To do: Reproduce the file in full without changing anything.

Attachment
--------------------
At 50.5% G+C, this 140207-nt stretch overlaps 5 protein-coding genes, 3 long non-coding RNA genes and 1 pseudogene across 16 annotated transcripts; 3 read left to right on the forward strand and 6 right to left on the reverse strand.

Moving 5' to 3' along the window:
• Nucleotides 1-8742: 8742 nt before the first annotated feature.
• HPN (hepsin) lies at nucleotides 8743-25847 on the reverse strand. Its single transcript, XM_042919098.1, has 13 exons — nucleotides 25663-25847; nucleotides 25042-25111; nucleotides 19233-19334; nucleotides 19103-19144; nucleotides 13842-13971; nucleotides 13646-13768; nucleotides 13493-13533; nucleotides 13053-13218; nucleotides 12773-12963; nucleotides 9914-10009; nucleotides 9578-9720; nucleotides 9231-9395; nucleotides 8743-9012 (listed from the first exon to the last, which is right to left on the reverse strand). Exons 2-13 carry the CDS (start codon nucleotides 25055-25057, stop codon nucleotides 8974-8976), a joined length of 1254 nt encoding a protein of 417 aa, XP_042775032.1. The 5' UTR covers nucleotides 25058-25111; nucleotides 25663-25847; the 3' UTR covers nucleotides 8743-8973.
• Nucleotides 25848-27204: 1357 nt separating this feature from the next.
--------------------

At 50.5% G+C, this 140207-nt stretch overlaps 5 protein-coding genes, 3 long non-coding RNA genes and 1 pseudogene across 16 annotated transcripts; 3 read left to right on the forward strand and 6 right to left on the reverse strand.

Moving 5' to 3' along the window:
• Nucleotides 1-8742: 8742 nt before the first annotated feature.
• HPN (hepsin) lies at nucleotides 8743-25847 on the reverse strand. Its single transcript, XM_042919098.1, has 13 exons — nucleotides 25663-25847; nucleotides 25042-25111; nucleotides 19233-19334; nucleotides 19103-19144; nucleotides 13842-13971; nucleotides 13646-13768; nucleotides 13493-13533; nucleotides 13053-13218; nucleotides 12773-12963; nucleotides 9914-10009; nucleotides 9578-9720; nucleotides 9231-9395; nucleotides 8743-9012 (listed from the first exon to the last, which is right to left on the reverse strand). Exons 2-13 carry the CDS (start codon nucleotides 25055-25057, stop codon nucleotides 8974-8976), a joined length of 1254 nt encoding a protein of 417 aa, XP_042775032.1. The 5' UTR covers nucleotides 25058-25111; nucleotides 25663-25847; the 3' UTR covers nucleotides 8743-8973.
• Nucleotides 25848-27204: 1357 nt separating this feature from the next.